TRANSCRIPT OF THE EULOGY READ BY TONY COLLINS AT THE FUNERAL FOR THE LATE
Janet has asked me to say a few words about Bryan on behalf of the ultramarathon runners. When she asked me I was very moved. I was also very humbled at having to find the appropriate words to adequately describe this brilliantly talented athlete. In the twelve or thirteen years I knew Bryan, I was aware he was a devoted, caring and concerned father of his sons, a
loving husband and partner to Janet, and latterly became an excited grandfather, but on the road or the track, he was a champion, the likes of which we will probably never see again.
His unflagging energy, his fierce determination to run further and faster, his unbeatable competitiveness meant that it was a rare occasion when he didn't win. We all raced against him - there would not be many runners who, on seeing Bryan's name on the list of competitors, didn't mentally downgrade their expected finish result by one position. I lost count of the number of
times he beat me. But we all had the chance to win when we were standing on the start line - Bryan didn't win because his name was Bryan Smith - but because he was the most talented and put in more effort than the rest of the field. He earned his trophies every single time. I don't intend to list his triumphs here today because they are so numerous and deserve to be
researched and fully listed, perhaps in AURA. I'm sure that he must have had a warehouse to store all his trophies, so that would be a good place to begin. And he was always the perfect gentleman, never gloating over his wins, always ready to listen or to help others. A quiet achiever and a great ambassador for our sport.
He rarely suffered injuries, only 'a bit' of an injury - 'got a bit of a sore knee' or a 'bit of a sore back'. One time, about five or six days into a 1000 mile track race in Queensland, he was suffering severe muscle spasms in the right side of his back, causing him to run with an extreme lean to the right. This was because of the stress of running on an almost circular track, which also had a very hard-packed granite surface. At the same time a Spaniard, Alfredo Urea, had a similar injury, but to the left side of his back. So Bryan was running like….. and Alfredo was running like….., and when Bryan passed Alfredo, they looked like tweedledum and tweedledee. As Bryan passed our camp we told him of this and he laughed and said with characteristic understatement 'yes, I've got a bit of a back problem'. The next lap he made the hilarious observation that it was ok while he was overtaking Alfredo, but if he slowed down and Alfredo tried to overtake him, they risked smashing their heads together! Alfredo eventually pulled out of the race. Bryan continued, and finished second, breaking the previous world
record for 1000 Miles by many hours.
Another aspect of Bryan's running career is not widely known. He was a talented masseur and an excellent crew manager, with a good head for tactics and strategy. I had the extreme good fortune to have Bryan (and Janet) crew for me for the 19-day Sydney to Melbourne and back, as well as a total of 16 other days in major races. He loved to ice any injuries - sore feet - put them in ice, sore calves or knees - pack them in ice, sore quads - more ice, groin strain - yes, you guessed it - freeze everything down!! And mostly it worked. It certainly stopped me from whinging about the problems. It was during these times I learned about his compassion - understanding when not to push his runner, and about his subtle, quiet humour. One day, after clocking up what was for me a high total, we were chatting as he massaged, and he was congratulating me on the day's achievement. I said to him 'you would have done much more' and he replied with great understatement 'a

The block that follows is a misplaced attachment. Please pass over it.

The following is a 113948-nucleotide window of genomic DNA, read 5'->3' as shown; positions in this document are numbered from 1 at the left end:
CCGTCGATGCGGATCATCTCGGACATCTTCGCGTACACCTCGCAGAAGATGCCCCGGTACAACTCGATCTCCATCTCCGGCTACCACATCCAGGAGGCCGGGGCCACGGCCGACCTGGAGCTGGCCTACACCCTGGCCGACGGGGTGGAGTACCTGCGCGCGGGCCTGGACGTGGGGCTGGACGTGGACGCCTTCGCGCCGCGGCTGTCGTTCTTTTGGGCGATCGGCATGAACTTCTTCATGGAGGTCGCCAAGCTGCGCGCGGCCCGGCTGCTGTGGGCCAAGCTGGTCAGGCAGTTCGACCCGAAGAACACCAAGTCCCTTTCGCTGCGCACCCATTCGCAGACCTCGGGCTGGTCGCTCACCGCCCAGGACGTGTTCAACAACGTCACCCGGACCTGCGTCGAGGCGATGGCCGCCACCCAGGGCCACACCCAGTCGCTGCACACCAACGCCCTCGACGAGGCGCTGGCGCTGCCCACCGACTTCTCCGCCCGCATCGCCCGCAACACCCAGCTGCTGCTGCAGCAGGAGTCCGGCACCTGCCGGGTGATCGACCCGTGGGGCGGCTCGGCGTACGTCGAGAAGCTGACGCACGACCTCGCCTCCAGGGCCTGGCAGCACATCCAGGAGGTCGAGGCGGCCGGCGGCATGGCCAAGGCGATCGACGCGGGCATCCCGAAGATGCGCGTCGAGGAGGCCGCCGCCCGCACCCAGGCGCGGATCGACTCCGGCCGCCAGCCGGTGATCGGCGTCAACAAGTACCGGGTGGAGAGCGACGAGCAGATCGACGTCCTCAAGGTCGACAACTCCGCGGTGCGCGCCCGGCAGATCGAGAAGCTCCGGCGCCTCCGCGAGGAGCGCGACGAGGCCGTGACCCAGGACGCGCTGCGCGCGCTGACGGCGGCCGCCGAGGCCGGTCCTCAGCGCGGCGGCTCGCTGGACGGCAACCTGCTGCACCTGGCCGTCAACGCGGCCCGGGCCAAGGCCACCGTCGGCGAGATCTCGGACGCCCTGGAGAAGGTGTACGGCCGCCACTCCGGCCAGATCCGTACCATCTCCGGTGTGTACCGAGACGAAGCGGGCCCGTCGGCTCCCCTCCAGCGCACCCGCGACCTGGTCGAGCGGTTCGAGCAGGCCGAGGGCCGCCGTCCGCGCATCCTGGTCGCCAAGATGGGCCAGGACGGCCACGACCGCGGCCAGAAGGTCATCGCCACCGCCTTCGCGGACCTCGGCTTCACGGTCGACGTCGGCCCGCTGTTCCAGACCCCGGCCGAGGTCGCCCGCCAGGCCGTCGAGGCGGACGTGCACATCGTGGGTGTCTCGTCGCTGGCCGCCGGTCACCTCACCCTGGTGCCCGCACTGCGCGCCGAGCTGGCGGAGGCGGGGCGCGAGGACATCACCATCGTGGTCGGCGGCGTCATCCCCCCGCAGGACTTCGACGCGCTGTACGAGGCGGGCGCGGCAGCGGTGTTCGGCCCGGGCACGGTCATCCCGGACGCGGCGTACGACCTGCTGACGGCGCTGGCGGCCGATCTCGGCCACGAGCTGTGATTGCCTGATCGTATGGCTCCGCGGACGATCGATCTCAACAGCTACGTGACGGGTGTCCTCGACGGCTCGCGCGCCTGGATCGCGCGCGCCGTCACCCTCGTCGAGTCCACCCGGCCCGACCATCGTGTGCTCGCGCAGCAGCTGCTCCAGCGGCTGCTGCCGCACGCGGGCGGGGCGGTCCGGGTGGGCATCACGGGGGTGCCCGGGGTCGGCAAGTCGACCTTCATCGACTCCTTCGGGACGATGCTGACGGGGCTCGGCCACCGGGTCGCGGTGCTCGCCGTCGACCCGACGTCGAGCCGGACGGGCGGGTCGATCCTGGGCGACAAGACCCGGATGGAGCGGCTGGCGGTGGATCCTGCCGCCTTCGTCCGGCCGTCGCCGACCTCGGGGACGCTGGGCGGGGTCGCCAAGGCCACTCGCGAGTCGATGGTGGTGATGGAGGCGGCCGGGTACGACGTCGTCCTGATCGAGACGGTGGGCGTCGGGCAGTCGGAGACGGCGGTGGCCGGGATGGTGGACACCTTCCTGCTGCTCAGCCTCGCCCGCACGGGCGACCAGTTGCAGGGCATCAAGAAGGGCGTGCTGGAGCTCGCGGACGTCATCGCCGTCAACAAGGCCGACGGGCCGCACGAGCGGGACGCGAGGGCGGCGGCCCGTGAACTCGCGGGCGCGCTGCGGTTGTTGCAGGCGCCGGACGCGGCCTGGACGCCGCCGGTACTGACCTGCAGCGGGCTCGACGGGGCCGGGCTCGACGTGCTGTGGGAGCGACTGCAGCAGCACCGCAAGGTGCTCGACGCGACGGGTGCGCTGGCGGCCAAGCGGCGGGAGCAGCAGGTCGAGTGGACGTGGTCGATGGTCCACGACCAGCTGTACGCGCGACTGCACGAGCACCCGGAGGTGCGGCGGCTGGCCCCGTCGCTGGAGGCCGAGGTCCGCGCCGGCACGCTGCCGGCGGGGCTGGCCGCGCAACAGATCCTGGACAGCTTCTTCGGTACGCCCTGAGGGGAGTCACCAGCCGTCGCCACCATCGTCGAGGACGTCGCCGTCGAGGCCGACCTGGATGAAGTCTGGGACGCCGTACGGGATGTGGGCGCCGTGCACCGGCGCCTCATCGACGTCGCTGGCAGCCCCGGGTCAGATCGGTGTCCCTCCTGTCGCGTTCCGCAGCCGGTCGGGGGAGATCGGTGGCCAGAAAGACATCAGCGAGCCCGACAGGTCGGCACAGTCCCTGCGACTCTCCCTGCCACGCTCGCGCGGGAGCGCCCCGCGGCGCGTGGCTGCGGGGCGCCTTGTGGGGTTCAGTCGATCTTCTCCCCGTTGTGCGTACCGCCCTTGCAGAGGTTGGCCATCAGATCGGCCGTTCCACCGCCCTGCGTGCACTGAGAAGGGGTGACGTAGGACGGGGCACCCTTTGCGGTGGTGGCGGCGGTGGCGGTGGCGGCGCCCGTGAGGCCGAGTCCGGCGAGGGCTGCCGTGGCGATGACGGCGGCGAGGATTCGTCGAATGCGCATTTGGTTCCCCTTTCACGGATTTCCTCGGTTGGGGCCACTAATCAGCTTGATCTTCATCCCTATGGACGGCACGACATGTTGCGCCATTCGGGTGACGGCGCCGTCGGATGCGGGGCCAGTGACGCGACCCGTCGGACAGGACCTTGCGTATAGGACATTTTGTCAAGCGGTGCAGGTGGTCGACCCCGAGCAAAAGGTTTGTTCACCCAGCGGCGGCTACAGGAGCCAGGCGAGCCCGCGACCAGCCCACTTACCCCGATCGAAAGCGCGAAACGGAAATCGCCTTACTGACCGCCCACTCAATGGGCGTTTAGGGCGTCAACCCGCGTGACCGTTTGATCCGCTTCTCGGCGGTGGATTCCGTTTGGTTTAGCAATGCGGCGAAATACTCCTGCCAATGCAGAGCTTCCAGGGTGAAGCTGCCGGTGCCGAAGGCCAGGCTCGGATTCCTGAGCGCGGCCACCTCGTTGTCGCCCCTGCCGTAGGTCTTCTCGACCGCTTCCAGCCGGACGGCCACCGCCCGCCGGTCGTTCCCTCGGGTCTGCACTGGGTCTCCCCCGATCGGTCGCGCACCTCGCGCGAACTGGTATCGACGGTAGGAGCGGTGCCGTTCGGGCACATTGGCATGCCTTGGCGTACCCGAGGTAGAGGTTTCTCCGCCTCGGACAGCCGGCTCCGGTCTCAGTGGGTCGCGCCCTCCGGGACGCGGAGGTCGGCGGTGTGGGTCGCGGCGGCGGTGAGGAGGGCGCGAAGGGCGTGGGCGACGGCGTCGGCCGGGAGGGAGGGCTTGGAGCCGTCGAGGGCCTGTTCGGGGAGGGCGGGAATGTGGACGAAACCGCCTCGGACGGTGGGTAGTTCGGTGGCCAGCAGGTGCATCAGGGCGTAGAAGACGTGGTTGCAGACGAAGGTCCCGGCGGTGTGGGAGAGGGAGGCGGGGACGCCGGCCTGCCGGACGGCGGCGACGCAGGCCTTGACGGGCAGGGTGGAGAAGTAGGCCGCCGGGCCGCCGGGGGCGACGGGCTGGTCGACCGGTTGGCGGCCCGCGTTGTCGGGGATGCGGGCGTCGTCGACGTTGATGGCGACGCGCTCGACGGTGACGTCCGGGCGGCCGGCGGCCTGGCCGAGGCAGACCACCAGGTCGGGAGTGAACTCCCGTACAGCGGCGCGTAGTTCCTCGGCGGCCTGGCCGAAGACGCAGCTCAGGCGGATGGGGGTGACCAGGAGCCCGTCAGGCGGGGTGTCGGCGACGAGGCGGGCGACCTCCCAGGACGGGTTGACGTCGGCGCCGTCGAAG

little'. We laughed because we both knew he would have run the socks off me if he were in the race. In fact it was a standing joke between us during the 90's that I would plead with him not to enter certain races, in order to give me a chance.
Recently I saw a poem which, in essence, said we should not waste our lives waiting. We wait till school ends, till a job comes, till we are married, till we have kids, till they grow up, till they overcome their problems and so on. And John Lennon sang ' Life is what happens while we're busy making other plans'. I believe Bryan lived his life fully. I don't know how many
times runners have said, during the course of a race, ' I'm only using this race as training for ……….some other race. Bryan never did that. Every race was ' what was happening to him at that time' while the rest of us were 'busy making other plans'. Another accomplished runner, Pat Farmer, who has himself suffered a personal tragedy, has come to realise that it is the
quality of life, not the length of it that matters. Bryan lived a life in which he strived and achieved and excelled. His life had great quality. But Bryan has left us far too soon. There can be no question about that, so I think that longevity also matters.
The loss of Bryan is a great loss to our sport, and we will all sorely miss him. If we have victories in the races he liked to be in, they will be hollow ones. We are saddened by his death. But Bryan never pulled out of a race, or avoided a challenge. Let us not allow his death to prevent us enjoying our sport. The race must go on - Bryan would always say that. So wherever you are, Bryan, may you be flying along, your feet not touching the ground, a gentle breeze at your back and may you cruise endlessly and effortlessly for eternity.
Goodbye my friend, Goodbye from all of us.